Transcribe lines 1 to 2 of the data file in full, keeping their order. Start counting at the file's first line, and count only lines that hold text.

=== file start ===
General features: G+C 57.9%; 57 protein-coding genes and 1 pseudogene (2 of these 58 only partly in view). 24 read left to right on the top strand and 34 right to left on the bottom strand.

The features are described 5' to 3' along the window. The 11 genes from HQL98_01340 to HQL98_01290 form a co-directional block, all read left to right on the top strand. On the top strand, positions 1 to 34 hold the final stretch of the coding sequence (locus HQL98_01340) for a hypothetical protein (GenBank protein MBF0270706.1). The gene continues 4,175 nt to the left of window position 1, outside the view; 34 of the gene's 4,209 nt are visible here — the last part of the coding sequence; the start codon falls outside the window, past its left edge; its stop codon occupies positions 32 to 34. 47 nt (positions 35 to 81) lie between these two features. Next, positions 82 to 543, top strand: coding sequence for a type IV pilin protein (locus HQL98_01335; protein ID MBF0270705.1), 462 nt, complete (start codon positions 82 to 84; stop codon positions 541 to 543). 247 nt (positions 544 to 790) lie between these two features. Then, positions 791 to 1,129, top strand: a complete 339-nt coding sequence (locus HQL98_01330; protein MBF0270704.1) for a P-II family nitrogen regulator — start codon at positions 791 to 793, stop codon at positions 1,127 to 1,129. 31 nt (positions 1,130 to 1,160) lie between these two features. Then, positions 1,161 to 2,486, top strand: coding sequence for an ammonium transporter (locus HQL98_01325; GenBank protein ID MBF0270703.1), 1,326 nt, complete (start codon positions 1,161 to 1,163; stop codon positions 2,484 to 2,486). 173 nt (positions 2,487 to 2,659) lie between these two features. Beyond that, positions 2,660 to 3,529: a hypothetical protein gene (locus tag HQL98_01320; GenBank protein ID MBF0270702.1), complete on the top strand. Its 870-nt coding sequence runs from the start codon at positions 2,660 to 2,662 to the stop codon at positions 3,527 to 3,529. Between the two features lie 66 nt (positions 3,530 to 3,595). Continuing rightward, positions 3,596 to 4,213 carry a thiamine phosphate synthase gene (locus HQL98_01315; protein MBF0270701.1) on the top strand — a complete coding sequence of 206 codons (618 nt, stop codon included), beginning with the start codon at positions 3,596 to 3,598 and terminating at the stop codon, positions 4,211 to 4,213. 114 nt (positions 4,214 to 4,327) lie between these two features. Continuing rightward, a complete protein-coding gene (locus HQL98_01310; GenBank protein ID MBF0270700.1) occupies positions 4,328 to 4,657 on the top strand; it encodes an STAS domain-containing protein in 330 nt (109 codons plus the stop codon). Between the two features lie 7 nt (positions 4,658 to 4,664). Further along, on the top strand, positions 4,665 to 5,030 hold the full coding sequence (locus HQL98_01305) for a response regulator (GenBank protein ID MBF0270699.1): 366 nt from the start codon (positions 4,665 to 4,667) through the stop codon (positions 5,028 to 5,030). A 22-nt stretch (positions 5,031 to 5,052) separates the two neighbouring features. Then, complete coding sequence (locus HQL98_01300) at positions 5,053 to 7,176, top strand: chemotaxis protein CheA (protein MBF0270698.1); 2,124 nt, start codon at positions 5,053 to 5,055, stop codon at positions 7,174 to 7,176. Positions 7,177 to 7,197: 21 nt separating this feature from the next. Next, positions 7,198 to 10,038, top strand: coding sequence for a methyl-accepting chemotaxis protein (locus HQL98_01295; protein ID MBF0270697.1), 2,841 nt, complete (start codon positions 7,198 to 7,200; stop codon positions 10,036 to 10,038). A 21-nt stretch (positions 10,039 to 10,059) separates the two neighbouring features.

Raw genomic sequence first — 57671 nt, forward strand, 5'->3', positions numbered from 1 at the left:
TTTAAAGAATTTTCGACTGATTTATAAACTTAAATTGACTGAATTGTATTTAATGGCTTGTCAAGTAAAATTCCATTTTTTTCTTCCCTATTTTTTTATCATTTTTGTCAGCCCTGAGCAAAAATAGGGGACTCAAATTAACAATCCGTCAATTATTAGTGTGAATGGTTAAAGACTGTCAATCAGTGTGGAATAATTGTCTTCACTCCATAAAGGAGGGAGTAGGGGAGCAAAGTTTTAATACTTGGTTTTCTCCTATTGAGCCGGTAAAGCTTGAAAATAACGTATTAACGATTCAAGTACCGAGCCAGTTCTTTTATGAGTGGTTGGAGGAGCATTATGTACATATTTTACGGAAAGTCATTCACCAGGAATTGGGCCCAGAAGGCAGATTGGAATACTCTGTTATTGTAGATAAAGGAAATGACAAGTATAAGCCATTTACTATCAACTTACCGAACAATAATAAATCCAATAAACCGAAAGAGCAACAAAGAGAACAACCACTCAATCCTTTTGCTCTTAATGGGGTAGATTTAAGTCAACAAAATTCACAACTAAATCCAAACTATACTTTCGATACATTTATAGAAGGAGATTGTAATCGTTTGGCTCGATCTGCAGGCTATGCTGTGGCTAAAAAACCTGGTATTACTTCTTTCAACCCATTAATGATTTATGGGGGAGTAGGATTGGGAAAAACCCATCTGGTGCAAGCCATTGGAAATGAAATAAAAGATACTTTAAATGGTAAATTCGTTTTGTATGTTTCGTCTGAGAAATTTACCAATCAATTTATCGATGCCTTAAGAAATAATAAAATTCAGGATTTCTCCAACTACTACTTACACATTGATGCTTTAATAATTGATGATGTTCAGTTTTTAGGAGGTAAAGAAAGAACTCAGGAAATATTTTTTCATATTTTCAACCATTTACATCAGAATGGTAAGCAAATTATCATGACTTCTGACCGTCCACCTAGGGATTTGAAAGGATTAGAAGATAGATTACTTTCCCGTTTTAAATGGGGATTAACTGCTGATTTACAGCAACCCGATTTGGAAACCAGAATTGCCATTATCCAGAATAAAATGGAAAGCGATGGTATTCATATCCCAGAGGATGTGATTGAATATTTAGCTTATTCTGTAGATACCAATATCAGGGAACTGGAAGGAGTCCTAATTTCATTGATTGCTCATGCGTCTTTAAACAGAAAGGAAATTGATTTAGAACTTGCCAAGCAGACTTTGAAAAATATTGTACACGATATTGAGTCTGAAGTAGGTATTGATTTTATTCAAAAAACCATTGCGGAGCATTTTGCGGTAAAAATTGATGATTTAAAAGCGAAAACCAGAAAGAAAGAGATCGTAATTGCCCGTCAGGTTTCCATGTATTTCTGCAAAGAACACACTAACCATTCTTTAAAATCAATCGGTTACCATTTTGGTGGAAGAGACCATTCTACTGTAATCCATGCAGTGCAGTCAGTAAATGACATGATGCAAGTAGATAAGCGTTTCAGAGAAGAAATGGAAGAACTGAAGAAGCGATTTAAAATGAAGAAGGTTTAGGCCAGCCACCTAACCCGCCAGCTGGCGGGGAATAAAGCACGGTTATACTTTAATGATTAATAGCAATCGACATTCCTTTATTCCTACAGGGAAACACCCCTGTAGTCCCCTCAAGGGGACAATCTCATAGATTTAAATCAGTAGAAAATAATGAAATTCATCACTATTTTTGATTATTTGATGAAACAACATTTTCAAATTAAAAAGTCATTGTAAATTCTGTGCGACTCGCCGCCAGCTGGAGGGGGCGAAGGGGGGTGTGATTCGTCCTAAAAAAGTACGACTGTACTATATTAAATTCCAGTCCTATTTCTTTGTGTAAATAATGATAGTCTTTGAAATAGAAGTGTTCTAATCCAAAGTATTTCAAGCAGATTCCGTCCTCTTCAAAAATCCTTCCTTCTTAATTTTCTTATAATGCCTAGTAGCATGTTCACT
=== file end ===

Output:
General features: G+C 57.9%; 57 protein-coding genes and 1 pseudogene (2 of these 58 only partly in view). 24 read left to right on the top strand and 34 right to left on the bottom strand.

The features are described 5' to 3' along the window. The 11 genes from HQL98_01340 to HQL98_01290 form a co-directional block, all read left to right on the top strand. On the top strand, positions 1 to 34 hold the final stretch of the coding sequence (locus HQL98_01340) for a hypothetical protein (GenBank protein MBF0270706.1). The gene continues 4,175 nt to the left of window position 1, outside the view; 34 of the gene's 4,209 nt are visible here — the last part of the coding sequence; the start codon falls outside the window, past its left edge; its stop codon occupies positions 32 to 34. 47 nt (positions 35 to 81) lie between these two features. Next, positions 82 to 543, top strand: coding sequence for a type IV pilin protein (locus HQL98_01335; protein ID MBF0270705.1), 462 nt, complete (start codon positions 82 to 84; stop codon positions 541 to 543). 247 nt (positions 544 to 790) lie between these two features. Then, positions 791 to 1,129, top strand: a complete 339-nt coding sequence (locus HQL98_01330; protein MBF0270704.1) for a P-II family nitrogen regulator — start codon at positions 791 to 793, stop codon at positions 1,127 to 1,129. 31 nt (positions 1,130 to 1,160) lie between these two features. Then, positions 1,161 to 2,486, top strand: coding sequence for an ammonium transporter (locus HQL98_01325; GenBank protein ID MBF0270703.1), 1,326 nt, complete (start codon positions 1,161 to 1,163; stop codon positions 2,484 to 2,486). 173 nt (positions 2,487 to 2,659) lie between these two features. Beyond that, positions 2,660 to 3,529: a hypothetical protein gene (locus tag HQL98_01320; GenBank protein ID MBF0270702.1), complete on the top strand. Its 870-nt coding sequence runs from the start codon at positions 2,660 to 2,662 to the stop codon at positions 3,527 to 3,529. Between the two features lie 66 nt (positions 3,530 to 3,595). Continuing rightward, positions 3,596 to 4,213 carry a thiamine phosphate synthase gene (locus HQL98_01315; protein MBF0270701.1) on the top strand — a complete coding sequence of 206 codons (618 nt, stop codon included), beginning with the start codon at positions 3,596 to 3,598 and terminating at the stop codon, positions 4,211 to 4,213. 114 nt (positions 4,214 to 4,327) lie between these two features. Continuing rightward, a complete protein-coding gene (locus HQL98_01310; GenBank protein ID MBF0270700.1) occupies positions 4,328 to 4,657 on the top strand; it encodes an STAS domain-containing protein in 330 nt (109 codons plus the stop codon). Between the two features lie 7 nt (positions 4,658 to 4,664). Further along, on the top strand, positions 4,665 to 5,030 hold the full coding sequence (locus HQL98_01305) for a response regulator (GenBank protein ID MBF0270699.1): 366 nt from the start codon (positions 4,665 to 4,667) through the stop codon (positions 5,028 to 5,030). A 22-nt stretch (positions 5,031 to 5,052) separates the two neighbouring features. Then, complete coding sequence (locus HQL98_01300) at positions 5,053 to 7,176, top strand: chemotaxis protein CheA (protein MBF0270698.1); 2,124 nt, start codon at positions 5,053 to 5,055, stop codon at positions 7,174 to 7,176. Positions 7,177 to 7,197: 21 nt separating this feature from the next. Next, positions 7,198 to 10,038, top strand: coding sequence for a methyl-accepting chemotaxis protein (locus HQL98_01295; protein ID MBF0270697.1), 2,841 nt, complete (start codon positions 7,198 to 7,200; stop codon positions 10,036 to 10,038). A 21-nt stretch (positions 10,039 to 10,059) separates the two neighbouring features.